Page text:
A dummy’s guide for journalists in Pakistan
Two years ago, I took a course in war reporting. In one year, we learned what we could about embedding within the military, media effects, propaganda, and censorship, amongst other things. Most importantly, we learned the basics of all basics: the nine principles of journalism. We were asked to memorise, interpret, scrutinise, and above all apply them in context.
In Pakistan, the media has taken on various roles, often acting as analyst, policy maker and even judge. At times it has lost the entire notion of censorship and theconcept of contextual objectivity (as difficult as that may be). Over the past few years, soon after the media boom occurred in Pakistan during Musharraf’s regime, we, the viewers, have become accustomed to the daily blood and gore, the loud shrill voices of our anchors, the filmy Star Plus soundtracks played during headlines, the sheer sensationalised repetition of one political hoo-haa after the other. I have repeatedly heard that this drama sells like hot naans to the masses in Pakistan. Like entertainment. But, just because a news story sells does not make it a good story. This is the distinction our media personnel find hard to grasp.
Let me mention some examples of journalism that have been rather frustrating, for me at least.
The Airblue crash of 28 July 2010 was a tragic incident that took the entire nation’s spirits down with it. It personally affected many of us whose families, friends, or acquaintances were on that plane. Granted, our media acted well in terms of informing us of the death toll and the inquiries that followed. What was extremely disgusting was to watch reporters and cameramen shove their equipment in the faces of grieving family members merely hours after the crash, minutes after they heard news of their loved ones. The notion of privacy seemed to have evaporated.
A more recent example has been that of Mr Shamsul Anwar and his reportedly fraudulent story of the kidnapping of his daughter. The story was not verified and many a people in Pakistan and abroad donated funds for Mr Anwar’s daughter. Now, although Pakistanis feel proud for standing together for a cause, most of us have been left feeling foolish.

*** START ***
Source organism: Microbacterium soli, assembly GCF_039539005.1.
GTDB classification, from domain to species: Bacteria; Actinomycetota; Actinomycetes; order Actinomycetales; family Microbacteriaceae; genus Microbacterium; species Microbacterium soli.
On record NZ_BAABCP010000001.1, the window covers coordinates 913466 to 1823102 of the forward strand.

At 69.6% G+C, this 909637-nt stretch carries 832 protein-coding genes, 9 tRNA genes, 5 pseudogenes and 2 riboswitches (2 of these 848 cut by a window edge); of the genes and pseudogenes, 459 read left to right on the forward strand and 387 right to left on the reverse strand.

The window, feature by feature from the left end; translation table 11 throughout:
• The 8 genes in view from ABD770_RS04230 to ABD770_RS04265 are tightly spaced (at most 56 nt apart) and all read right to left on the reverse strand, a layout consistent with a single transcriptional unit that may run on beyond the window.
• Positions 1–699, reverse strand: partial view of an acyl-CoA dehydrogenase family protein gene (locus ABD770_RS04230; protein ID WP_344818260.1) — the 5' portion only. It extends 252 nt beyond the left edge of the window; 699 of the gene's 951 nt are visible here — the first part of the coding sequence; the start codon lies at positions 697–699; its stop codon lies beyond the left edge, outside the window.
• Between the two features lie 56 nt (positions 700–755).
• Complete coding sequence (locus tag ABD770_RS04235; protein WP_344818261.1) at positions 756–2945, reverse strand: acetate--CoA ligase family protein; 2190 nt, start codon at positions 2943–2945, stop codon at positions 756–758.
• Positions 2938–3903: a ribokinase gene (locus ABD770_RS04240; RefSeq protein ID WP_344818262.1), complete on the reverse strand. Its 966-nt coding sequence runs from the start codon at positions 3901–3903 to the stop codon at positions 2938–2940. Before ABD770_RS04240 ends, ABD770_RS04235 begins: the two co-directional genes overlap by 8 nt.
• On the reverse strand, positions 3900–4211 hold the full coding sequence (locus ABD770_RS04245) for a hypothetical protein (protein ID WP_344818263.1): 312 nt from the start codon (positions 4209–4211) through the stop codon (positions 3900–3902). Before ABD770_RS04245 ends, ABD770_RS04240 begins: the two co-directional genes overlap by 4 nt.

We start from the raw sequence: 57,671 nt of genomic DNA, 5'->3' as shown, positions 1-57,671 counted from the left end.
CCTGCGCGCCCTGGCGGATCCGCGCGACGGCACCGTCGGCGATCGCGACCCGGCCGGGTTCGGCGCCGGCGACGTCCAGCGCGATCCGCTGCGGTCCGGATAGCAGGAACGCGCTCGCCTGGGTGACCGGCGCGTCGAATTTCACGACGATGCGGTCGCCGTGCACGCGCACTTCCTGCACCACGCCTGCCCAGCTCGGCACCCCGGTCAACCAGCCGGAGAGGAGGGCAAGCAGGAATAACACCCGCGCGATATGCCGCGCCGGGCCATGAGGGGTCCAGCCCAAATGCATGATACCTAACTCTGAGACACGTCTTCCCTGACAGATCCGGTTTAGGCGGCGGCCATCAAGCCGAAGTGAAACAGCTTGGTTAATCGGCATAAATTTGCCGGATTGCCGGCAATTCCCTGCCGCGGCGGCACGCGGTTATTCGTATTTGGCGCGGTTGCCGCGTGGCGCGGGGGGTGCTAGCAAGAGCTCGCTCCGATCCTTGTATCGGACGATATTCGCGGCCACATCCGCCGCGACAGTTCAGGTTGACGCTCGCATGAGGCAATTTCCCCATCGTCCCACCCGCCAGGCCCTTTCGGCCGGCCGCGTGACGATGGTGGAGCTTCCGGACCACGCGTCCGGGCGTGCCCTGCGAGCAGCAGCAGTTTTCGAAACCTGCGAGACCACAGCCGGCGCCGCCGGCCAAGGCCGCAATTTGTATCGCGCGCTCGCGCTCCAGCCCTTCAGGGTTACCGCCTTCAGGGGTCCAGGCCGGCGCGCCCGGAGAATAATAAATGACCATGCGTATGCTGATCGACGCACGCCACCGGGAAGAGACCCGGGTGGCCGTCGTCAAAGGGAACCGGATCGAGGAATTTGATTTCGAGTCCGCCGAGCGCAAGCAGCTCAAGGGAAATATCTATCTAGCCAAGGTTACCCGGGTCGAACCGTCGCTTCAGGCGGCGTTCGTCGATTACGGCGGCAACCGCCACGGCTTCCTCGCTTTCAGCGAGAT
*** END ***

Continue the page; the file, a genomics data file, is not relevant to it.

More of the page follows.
Irresponsible journalism has affected scores of people in Pakistan, perhaps because most journalists have never studied the subject itself. Admittedly, I am no expert in journalism, but I would like to take up this virtual space to list nine principles of journalism that should be etched in the minds of all journalists.
In 1997, the Committee of Concerned Journalists began their research to outline a Statement of Shared Purpose. After four years, the original Statement of Shared Purpose outlined nine principles of journalism to comprise what could potentially be described as the theory of journalism.
- Journalism’s first obligation is to the truth (read: assemble facts and verify them)
- Its first loyalty is to the citizen (read: not to any political party or politician)
- Its essence is the discipline of verification (read: separate yourself from fiction, propaganda, and entertainment. Refer to principle 1. Also refer to Shamsul Anwar)
- Its practitioners must maintain an independence from those they cover (stay neutral; stay fair. Your credibility as a journalist comes from accuracy, not your devotion to Imran Khan or your fondness for the judiciary)
- It must serve as an independent monitor of power (read: journalism can serve as a watchdog over those in power; that freedom need not be exploited!)
- It must provide a forum for public criticism and compromise (read: we love discussion. Najam Sethi, though whatever his background may be, has one of the most peaceful talk shows. Discussion and foul-mouthed arguments during live broadcasts are two different modes of communication.)
- It must strive to make the significant interesting and relevant (read: entertainment engages your audience; news enlightens it. Understand the difference.)
- It must keep the news comprehensive and proportional (read: know your demographics.)
- Its practitioners must be allowed to exercise their personal conscience (read: carry a moral compass)
A few weeks ago, as I worked on my computer, my brother-in-law was intently tuned into an evening talk show airing on a Pakistani news channel in London. Four participants, including one female host, went at each other like raging bulls heading for a red flag. After20 minutes of listening to pure noise blasting from his television set, I turned to my brother-in-law and inquired:
‘Have you understood anything anyone has said since this show started?’
He threw his head back and chuckled:
‘No, but it’s entertaining’.
The views expressed by the writer and the reader comments do not necessarily reflect the views and policies of The Express Tribune.